My mother picked through my carryon bag for something to wear. We were on a family trip to Orlando, and United Airlines had lost my parents’ checked bags.
My brother and I had packed all our clothes in our carryon luggage. My parents could have done that too, of course, but they checked in two suitcases because they felt compelled to bring a week’s supply of food with them. Restaurants are expensive, you know.
My father couldn’t fit into my 12-year-old brother’s clothes, so he took to washing his underpants in the motel room sink every night. In case you’re wondering why my parents didn’t just buy themselves some new clothes, it’s because they’re Asian.
I don’t blame the airlines for sucking at luggage. They have a tough job. And their employees are unionized.
My 50-year-old mother refused to wear any of the halter tops that I brought for the trip. I didn’t see why it was such a big deal. She was already wearing my clean underwear and we were well past the point of propriety.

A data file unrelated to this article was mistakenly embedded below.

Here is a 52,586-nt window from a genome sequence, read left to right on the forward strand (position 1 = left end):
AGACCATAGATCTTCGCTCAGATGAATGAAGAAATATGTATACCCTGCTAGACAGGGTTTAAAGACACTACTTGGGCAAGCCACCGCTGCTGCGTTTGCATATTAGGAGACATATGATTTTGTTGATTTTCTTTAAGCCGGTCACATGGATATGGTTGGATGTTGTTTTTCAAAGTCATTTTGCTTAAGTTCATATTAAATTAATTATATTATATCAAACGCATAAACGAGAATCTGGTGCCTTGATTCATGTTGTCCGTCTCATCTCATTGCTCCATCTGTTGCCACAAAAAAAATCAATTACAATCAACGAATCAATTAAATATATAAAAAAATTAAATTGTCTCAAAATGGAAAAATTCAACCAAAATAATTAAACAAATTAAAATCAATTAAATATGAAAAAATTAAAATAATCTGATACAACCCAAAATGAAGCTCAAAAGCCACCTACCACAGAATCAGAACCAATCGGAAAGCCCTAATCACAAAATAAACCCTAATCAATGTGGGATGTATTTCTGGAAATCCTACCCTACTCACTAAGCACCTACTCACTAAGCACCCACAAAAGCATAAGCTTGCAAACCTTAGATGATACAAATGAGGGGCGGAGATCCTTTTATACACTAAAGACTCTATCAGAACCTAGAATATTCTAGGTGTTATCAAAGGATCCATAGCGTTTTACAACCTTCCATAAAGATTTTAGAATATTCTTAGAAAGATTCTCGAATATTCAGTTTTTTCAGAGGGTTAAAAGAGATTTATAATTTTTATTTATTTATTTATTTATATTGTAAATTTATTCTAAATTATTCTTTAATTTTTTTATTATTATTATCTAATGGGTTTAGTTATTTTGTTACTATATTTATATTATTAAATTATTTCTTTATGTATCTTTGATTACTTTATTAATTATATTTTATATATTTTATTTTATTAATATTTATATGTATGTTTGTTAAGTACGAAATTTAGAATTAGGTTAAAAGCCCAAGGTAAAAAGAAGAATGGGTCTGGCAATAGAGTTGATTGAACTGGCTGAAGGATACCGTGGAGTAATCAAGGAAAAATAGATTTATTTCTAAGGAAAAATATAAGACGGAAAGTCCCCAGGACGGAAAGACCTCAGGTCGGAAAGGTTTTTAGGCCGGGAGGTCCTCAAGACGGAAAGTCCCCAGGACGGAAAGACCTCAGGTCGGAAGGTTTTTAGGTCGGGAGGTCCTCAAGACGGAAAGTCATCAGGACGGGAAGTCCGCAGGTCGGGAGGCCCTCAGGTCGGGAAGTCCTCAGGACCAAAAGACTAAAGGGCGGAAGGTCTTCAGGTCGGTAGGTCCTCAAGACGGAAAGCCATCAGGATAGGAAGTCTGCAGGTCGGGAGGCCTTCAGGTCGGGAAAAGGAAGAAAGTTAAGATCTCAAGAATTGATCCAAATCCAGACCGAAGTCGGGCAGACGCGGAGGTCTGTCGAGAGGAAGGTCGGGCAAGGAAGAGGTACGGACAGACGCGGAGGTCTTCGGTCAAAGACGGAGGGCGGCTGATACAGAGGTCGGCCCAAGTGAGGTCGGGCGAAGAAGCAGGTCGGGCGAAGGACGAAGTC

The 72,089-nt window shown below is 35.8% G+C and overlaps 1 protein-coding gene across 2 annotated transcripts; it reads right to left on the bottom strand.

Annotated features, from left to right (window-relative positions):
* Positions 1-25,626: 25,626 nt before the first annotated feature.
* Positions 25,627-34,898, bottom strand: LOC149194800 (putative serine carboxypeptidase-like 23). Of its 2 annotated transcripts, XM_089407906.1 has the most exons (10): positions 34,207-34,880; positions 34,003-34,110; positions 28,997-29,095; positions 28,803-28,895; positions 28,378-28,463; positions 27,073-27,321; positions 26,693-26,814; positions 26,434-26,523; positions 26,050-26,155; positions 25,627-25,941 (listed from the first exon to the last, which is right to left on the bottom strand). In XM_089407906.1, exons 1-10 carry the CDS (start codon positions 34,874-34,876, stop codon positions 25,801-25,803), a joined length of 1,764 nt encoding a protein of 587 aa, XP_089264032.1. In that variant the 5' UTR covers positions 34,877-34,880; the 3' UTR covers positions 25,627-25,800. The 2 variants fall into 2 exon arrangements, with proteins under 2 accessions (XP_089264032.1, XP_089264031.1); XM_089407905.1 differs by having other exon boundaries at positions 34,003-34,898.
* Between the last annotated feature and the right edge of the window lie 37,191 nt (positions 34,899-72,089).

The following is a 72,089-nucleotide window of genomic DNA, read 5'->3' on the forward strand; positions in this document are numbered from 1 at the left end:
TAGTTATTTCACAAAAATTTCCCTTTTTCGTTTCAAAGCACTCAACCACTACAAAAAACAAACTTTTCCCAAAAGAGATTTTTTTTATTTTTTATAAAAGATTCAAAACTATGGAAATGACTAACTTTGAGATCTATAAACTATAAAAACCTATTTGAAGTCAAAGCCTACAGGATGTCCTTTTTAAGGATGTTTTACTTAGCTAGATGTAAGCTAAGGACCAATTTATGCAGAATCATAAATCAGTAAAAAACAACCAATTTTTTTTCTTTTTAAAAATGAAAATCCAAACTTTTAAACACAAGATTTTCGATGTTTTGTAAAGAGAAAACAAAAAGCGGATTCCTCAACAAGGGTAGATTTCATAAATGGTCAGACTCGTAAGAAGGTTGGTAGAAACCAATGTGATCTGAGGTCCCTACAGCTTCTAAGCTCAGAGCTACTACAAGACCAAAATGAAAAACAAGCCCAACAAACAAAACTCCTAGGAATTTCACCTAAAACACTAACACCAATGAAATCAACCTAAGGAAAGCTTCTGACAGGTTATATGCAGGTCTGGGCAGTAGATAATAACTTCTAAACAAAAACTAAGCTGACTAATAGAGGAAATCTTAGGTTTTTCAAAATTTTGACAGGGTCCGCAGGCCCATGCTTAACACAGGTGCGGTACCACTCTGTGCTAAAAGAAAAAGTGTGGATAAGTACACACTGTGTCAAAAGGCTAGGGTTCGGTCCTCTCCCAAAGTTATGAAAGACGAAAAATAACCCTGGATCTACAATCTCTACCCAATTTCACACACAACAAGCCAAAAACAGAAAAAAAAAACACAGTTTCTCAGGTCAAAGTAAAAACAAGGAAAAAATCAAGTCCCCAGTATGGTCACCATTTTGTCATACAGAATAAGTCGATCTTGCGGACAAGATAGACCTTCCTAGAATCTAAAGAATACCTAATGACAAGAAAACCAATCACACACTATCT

Finally, she pulled out a t-shirt that I had intended to use as a sleep shirt.
“I’ll wear this one,” she said.
It was a red shirt with the words “Ok, but wash it first” printed across the front. I had made it in my college screenprinting class.
“What does it mean?” she asked. My mother’s English isn’t very good.
“Ah, it’s a warning about eating raw fruit and vegetables,” I explained. “You know, because there was a salmonella outbreak and stuff.”
Then we all went to Walt Disney World. The airline found my parents’ bags just in time for us to pick them up at the airport on our flight back.
Don’t give your bags to an airline employee. Use Peer-to-Peer Postal.